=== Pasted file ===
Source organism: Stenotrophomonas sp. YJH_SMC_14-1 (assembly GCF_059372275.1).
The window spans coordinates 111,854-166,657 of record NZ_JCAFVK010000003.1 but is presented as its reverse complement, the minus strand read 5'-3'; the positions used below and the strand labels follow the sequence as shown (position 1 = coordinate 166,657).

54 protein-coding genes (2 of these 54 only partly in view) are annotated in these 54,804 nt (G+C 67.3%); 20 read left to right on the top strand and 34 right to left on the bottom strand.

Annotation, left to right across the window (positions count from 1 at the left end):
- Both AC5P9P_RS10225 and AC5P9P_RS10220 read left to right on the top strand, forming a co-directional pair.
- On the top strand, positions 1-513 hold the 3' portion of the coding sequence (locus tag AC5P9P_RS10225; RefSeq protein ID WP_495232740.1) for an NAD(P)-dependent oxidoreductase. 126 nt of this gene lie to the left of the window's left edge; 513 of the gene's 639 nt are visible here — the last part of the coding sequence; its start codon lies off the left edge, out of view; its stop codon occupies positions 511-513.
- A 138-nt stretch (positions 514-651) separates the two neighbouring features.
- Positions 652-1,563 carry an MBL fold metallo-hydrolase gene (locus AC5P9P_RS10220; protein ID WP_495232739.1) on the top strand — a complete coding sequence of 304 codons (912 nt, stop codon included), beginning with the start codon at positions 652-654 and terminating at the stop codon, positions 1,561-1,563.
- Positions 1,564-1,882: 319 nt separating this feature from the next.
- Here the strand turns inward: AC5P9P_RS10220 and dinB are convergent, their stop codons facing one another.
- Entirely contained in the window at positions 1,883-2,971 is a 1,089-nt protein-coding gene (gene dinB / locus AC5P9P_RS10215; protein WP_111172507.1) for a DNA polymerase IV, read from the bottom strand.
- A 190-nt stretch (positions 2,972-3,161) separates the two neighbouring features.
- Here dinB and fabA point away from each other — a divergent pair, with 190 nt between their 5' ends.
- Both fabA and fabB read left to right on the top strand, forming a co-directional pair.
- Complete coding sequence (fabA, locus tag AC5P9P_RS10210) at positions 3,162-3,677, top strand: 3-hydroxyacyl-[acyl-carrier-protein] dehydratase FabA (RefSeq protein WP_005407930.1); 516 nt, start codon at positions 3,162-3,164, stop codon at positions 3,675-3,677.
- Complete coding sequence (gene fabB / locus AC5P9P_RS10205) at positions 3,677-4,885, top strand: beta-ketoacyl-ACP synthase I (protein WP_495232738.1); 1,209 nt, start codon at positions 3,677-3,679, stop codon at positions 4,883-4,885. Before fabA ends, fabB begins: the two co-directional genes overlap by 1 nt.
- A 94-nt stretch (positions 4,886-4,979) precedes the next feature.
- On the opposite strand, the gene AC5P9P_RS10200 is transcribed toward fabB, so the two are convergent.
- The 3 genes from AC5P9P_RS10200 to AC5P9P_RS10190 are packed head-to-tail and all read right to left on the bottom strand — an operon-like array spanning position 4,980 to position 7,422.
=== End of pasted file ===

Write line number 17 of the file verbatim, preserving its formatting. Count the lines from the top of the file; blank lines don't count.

- A 94-nt stretch (positions 4,886-4,979) precedes the next feature.